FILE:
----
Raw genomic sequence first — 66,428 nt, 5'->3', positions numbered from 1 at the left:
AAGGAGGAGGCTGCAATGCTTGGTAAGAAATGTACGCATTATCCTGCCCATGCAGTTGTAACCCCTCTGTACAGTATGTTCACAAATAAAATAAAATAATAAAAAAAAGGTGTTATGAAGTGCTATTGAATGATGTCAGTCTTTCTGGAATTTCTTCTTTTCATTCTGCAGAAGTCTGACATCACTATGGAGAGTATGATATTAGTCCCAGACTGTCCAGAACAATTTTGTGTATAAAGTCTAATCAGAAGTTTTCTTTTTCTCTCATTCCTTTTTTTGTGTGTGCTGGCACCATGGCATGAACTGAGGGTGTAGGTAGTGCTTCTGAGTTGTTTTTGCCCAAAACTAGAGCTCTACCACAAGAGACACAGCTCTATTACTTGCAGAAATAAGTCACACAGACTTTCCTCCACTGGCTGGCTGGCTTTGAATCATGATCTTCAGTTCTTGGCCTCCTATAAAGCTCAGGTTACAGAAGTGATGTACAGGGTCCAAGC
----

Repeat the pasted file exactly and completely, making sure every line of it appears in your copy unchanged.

Raw genomic sequence first — 66,428 nt, 5'->3', positions numbered from 1 at the left:
AAGGAGGAGGCTGCAATGCTTGGTAAGAAATGTACGCATTATCCTGCCCATGCAGTTGTAACCCCTCTGTACAGTATGTTCACAAATAAAATAAAATAATAAAAAAAAGGTGTTATGAAGTGCTATTGAATGATGTCAGTCTTTCTGGAATTTCTTCTTTTCATTCTGCAGAAGTCTGACATCACTATGGAGAGTATGATATTAGTCCCAGACTGTCCAGAACAATTTTGTGTATAAAGTCTAATCAGAAGTTTTCTTTTTCTCTCATTCCTTTTTTTGTGTGTGCTGGCACCATGGCATGAACTGAGGGTGTAGGTAGTGCTTCTGAGTTGTTTTTGCCCAAAACTAGAGCTCTACCACAAGAGACACAGCTCTATTACTTGCAGAAATAAGTCACACAGACTTTCCTCCACTGGCTGGCTGGCTTTGAATCATGATCTTCAGTTCTTGGCCTCCTATAAAGCTCAGGTTACAGAAGTGATGTACAGGGTCCAAGC